> everyone else is out of pocket until you get signal back.

Yeah, you lose a channel for that.  Could end up costing you more than
you'd make in profits.

> Forwarding also introduces the risk that all your funds are tied up in
> active HTLCs when you want to buy a coffee.
> I just don't think everyone running a full node trying to make a profit
> off routing is realistic.

You're probably right; and poor nodes might help the theoretical
decentralization of the network while degrading overall practicality.

But phones will get better.  

>> > Aside: "mesh network" seems to be a much better description than
>> > hub-and-spoke... cf
>> > https://www.reddit.com/r/Bitcoin/comments/3lo8mb/serious_question_for_blockstreamcom_will_you_let/
>> Thanks for that: I'd somehow missed that troll.
> Seemed like a legit question to me *shrug*.

If it didn't contain a kernel of validity, it wouldn't be a troll,

> There's a corresponding thread
> (same title) on BitcoinXT, if you really want to feel trolled.
> There's also:
>   /r/lightningnetwork: The Bitcoin Lightning Network
>   This sub-reddit is dedicated to corporate interests trying to take over
>   the decentralized world-wide ledger.
> No posts unfortunately...

Damn, let me fix that...

> (Caveat one: Maybe phones are so insecure there's no way to have a private
> key that's reasonably convenient, but also "safe" while "offline". You
> could mitigate that by introducing a second factor; having $10 on your
> phone most of the time -- coffee and bus fare money, that you don't care
> much if someone steals -- but having a secondary lightning wallet that
> you can only use by tapping a crypto-NFC smartcard for when you want to
> pay for dinner or recharge your primary wallet, eg. Having your phone
> be secure directly would be better though)
> (Caveat two: There's no reason not to forward transactions while you're
> online and your private keys are in memory -- err, assuming they don't
> lock up too many funds anyway; I just think there's good reason to be
> online as little as possible)

OK, if we have a real offline mode for standard wallets, the distinction
becomes real.

> As far as privacy goes I think you could tell which of your neighbours
> is using lightning primarily as a wallet versus trying to be a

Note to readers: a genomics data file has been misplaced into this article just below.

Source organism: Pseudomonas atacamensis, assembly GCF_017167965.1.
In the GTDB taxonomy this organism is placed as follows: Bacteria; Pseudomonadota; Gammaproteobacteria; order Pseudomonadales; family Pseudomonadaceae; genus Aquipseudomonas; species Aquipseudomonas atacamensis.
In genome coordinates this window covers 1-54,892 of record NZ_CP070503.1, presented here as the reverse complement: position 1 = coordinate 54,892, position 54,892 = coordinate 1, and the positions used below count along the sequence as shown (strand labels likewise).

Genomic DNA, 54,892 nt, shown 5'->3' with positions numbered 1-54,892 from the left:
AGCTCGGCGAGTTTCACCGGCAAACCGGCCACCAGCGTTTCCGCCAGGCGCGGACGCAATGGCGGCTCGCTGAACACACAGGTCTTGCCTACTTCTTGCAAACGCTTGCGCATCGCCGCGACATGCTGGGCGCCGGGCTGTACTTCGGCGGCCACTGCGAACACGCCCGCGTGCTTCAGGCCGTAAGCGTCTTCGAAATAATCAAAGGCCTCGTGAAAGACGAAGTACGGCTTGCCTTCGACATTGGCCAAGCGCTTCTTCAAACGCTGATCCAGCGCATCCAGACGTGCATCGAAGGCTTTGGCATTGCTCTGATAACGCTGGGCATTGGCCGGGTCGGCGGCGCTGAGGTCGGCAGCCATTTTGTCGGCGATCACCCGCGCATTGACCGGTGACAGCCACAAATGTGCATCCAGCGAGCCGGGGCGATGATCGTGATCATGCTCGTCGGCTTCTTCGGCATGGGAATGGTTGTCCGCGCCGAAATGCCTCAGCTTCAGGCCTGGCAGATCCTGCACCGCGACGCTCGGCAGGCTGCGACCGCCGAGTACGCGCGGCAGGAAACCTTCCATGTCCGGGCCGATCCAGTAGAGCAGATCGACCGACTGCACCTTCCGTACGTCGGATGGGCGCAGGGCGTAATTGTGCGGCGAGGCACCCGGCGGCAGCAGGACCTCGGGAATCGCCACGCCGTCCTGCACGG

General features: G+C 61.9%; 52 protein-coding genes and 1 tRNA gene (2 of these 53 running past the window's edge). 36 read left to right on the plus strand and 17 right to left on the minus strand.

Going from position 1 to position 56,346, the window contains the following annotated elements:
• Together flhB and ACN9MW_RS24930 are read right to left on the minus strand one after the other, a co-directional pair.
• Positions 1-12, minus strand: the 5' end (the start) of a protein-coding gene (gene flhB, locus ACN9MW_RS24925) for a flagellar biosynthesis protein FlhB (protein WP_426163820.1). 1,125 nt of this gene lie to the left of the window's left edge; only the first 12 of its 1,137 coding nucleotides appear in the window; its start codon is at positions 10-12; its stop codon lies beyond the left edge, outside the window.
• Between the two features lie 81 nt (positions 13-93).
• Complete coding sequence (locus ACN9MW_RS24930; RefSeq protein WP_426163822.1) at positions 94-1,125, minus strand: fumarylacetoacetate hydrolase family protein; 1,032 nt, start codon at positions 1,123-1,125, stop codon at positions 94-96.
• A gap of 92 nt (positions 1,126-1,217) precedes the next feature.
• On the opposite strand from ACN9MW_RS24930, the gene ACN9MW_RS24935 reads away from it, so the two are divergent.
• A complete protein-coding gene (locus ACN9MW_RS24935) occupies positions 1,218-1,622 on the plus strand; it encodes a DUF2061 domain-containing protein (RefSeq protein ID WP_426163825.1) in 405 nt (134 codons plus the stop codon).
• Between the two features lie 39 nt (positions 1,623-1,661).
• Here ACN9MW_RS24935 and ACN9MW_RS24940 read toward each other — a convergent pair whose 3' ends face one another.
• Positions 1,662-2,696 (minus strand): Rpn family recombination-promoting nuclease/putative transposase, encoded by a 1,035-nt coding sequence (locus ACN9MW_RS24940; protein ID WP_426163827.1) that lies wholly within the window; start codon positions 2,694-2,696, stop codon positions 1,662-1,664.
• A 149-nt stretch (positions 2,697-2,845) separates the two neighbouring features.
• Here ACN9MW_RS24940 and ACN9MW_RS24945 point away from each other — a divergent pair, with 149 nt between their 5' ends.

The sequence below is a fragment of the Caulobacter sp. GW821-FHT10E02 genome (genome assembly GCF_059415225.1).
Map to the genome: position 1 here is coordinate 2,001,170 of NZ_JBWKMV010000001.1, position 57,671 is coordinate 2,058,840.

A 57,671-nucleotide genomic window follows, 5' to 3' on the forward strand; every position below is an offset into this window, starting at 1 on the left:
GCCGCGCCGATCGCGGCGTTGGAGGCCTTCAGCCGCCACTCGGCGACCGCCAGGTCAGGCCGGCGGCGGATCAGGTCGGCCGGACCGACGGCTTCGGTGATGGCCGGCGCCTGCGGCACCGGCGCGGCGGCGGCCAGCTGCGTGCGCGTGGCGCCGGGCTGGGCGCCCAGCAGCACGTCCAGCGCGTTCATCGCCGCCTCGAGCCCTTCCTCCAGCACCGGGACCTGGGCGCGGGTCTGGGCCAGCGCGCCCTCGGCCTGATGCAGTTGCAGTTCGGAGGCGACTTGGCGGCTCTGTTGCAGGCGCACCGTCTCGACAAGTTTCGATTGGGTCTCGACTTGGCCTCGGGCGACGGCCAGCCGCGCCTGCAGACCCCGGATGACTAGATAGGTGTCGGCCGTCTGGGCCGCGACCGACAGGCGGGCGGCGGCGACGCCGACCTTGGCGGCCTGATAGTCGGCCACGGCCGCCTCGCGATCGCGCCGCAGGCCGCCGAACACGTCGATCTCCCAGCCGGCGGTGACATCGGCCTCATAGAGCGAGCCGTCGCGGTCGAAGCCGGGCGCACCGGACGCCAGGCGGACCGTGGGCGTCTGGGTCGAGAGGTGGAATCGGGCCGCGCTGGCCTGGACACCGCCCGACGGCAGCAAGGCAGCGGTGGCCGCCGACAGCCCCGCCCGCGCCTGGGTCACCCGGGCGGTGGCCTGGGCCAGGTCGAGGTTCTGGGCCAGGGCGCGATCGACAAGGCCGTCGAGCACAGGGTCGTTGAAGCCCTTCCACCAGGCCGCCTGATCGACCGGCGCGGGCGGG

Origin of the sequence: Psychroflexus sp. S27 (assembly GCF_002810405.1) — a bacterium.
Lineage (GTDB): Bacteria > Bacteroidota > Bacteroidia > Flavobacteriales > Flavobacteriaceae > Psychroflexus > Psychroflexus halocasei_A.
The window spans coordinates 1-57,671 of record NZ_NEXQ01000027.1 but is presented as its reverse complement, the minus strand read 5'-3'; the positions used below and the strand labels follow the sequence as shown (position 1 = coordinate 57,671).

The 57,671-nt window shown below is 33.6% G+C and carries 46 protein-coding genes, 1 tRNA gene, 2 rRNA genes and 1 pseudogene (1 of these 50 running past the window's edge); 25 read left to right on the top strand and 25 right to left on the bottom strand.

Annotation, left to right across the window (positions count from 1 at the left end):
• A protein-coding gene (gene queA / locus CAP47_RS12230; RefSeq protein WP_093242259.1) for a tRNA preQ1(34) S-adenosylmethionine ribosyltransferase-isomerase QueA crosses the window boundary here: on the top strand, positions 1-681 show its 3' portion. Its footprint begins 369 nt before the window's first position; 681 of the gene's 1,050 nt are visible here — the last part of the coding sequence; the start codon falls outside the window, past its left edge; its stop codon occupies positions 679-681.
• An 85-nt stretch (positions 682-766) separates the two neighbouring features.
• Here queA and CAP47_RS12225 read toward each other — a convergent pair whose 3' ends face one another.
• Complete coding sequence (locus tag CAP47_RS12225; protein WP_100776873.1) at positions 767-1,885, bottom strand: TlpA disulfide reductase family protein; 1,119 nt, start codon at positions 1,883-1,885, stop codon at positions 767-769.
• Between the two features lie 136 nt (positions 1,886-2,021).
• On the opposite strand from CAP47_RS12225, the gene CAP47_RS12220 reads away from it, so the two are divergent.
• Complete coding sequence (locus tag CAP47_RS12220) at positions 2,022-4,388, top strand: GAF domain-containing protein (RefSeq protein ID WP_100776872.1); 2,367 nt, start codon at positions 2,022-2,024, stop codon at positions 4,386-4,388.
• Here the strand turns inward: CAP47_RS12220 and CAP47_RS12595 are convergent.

> profit-generating node fairly easily: wallets will have smaller channels,
> there'll be fewer transactions over them, and they'll disconnect more
> often. That doesn't guarantee they're not forwarding things; but if they
> are they're almost certainly arranging it out of band anyway (even if
> only to know when they'll be online and thus able to forward).
> (I actually think arguing the other way might make a bit of sense; if
> you're running a node, you should pay profits and expenses to/from an
> entirely separate lightning wallet)

I think deniability is important.  Thus I would want my wallet to
forward payments when offered.

>> > (Or going the other way; if you're making money running a node, I think
>> > it's pretty reasonable you'll try to serve on the order of 100k users
>> > -- much less than that and you'll be under utilising your hardware. But
>> > with only 8B potential customers, there's a limit on the number of nodes
>> > that can actually do that, as calculated above. I'm assuming economics
>> > somehow ends up enforcing that limit effectively)
>> >
>> >> which uses hosted wallets or something?  I don't think that's very
>> >> interesting.
>> >
>> > Not hosted wallets; more along the lines of SPV clients, where you're
>> > relying on the network to do most of the work (in this case working out
>> > a cheap route, rather than verifying txns)?
>> But the "give me a cheap route" question is exactly the same whatever
>> your role.  It's "give me all your routes to beacons".
> I was talking about the beacon-less alternative here, where nodes have
> the full weighted-directed-graph of channels and fees to work out a route.
>> That's a few hundred routes.
> Also, with beacons, you don't need to know all their routes to beacons,
> just their cheapest route to each beacon, so that should be just 12
> routes (unless we're working with a few hundred beacons now?). No
> matter which route from them, it'll always just be the same You<->Them
> channel beforehand, so cheapest via them will just be that plus their
> cheapest. You need to keep all your neighbours' cheapest routes to
> fall back on if someone else raises fees though, if you're not willing
> to repoll.

Yes, exactly.  Routes propagate proportional to number of beacons.  Even
with hundreds, it's still cheap.